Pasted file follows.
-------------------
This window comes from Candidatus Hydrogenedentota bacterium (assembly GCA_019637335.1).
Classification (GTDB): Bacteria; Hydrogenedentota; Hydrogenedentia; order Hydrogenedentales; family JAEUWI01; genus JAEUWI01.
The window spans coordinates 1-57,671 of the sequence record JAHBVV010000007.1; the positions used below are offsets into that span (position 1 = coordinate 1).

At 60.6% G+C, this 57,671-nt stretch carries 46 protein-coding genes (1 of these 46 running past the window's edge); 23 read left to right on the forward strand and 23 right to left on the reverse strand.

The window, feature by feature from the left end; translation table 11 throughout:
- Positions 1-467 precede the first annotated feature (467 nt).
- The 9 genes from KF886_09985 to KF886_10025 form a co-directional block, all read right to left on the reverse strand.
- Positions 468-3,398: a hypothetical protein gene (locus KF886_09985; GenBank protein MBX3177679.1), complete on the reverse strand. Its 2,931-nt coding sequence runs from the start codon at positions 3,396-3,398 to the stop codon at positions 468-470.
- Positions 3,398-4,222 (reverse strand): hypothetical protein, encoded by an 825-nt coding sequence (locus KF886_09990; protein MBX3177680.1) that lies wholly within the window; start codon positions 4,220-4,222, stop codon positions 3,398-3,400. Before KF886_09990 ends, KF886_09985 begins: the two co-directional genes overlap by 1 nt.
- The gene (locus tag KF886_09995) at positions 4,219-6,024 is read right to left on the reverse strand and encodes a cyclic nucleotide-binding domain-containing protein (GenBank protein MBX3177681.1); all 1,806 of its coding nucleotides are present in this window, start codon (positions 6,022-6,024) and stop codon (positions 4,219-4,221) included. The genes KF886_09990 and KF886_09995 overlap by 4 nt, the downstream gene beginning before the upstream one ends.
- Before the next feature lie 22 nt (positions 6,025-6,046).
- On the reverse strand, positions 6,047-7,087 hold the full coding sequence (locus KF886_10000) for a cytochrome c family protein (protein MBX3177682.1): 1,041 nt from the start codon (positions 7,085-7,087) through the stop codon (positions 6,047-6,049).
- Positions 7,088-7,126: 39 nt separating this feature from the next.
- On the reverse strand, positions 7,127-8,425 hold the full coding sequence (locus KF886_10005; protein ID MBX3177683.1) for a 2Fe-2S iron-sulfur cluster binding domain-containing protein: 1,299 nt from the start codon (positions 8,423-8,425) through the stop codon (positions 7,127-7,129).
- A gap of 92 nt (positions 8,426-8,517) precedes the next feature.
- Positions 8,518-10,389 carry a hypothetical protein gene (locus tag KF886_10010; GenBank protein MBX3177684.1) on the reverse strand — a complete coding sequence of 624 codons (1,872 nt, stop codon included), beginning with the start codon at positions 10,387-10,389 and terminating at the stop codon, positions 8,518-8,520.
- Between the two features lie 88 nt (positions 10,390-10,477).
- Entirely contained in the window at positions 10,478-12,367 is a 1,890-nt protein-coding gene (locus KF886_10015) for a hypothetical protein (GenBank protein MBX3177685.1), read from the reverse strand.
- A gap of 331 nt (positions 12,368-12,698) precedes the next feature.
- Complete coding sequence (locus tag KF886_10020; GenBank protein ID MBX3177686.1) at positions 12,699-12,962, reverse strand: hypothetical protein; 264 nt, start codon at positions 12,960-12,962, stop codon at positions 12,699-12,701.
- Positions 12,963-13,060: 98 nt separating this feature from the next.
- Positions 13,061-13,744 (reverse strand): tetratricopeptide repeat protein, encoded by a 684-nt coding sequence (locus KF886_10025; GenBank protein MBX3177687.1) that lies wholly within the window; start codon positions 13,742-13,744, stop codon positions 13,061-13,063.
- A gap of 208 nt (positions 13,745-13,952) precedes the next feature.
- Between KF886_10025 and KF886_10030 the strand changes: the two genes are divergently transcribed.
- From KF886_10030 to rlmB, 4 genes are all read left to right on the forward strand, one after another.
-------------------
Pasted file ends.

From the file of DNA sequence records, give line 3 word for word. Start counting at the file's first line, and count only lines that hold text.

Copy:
The window spans coordinates 1-57,671 of the sequence record JAHBVV010000007.1; the positions used below are offsets into that span (position 1 = coordinate 1).